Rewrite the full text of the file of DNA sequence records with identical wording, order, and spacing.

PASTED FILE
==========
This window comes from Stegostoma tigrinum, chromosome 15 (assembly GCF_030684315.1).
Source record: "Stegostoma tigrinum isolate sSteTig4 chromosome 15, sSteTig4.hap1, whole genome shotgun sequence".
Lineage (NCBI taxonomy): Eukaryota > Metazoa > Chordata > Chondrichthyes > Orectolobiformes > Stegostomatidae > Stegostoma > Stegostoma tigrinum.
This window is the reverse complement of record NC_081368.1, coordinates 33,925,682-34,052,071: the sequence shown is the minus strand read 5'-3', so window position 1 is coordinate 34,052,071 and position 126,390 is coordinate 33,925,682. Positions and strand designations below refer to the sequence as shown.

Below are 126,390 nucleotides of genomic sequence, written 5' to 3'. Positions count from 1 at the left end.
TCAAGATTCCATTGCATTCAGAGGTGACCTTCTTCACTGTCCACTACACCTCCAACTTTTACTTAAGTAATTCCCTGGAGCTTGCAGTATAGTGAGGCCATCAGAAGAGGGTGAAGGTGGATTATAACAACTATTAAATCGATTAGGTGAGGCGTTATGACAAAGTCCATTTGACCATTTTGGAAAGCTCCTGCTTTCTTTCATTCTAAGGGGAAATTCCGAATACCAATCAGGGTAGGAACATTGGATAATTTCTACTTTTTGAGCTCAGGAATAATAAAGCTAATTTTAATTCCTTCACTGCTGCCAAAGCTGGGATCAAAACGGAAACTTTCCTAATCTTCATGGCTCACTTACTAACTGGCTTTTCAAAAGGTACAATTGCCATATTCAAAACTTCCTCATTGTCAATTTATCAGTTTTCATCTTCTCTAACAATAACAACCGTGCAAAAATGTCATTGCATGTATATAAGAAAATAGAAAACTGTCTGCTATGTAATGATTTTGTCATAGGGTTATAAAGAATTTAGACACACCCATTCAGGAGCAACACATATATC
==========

This window comes from Stegostoma tigrinum, chromosome 15 (assembly GCF_030684315.1).
Source record: "Stegostoma tigrinum isolate sSteTig4 chromosome 15, sSteTig4.hap1, whole genome shotgun sequence".
Lineage (NCBI taxonomy): Eukaryota > Metazoa > Chordata > Chondrichthyes > Orectolobiformes > Stegostomatidae > Stegostoma > Stegostoma tigrinum.
This window is the reverse complement of record NC_081368.1, coordinates 33,925,682-34,052,071: the sequence shown is the minus strand read 5'-3', so window position 1 is coordinate 34,052,071 and position 126,390 is coordinate 33,925,682. Positions and strand designations below refer to the sequence as shown.

Below are 126,390 nucleotides of genomic sequence, written 5' to 3'. Positions count from 1 at the left end.
TCAAGATTCCATTGCATTCAGAGGTGACCTTCTTCACTGTCCACTACACCTCCAACTTTTACTTAAGTAATTCCCTGGAGCTTGCAGTATAGTGAGGCCATCAGAAGAGGGTGAAGGTGGATTATAACAACTATTAAATCGATTAGGTGAGGCGTTATGACAAAGTCCATTTGACCATTTTGGAAAGCTCCTGCTTTCTTTCATTCTAAGGGGAAATTCCGAATACCAATCAGGGTAGGAACATTGGATAATTTCTACTTTTTGAGCTCAGGAATAATAAAGCTAATTTTAATTCCTTCACTGCTGCCAAAGCTGGGATCAAAACGGAAACTTTCCTAATCTTCATGGCTCACTTACTAACTGGCTTTTCAAAAGGTACAATTGCCATATTCAAAACTTCCTCATTGTCAATTTATCAGTTTTCATCTTCTCTAACAATAACAACCGTGCAAAAATGTCATTGCATGTATATAAGAAAATAGAAAACTGTCTGCTATGTAATGATTTTGTCATAGGGTTATAAAGAATTTAGACACACCCATTCAGGAGCAACACATATATC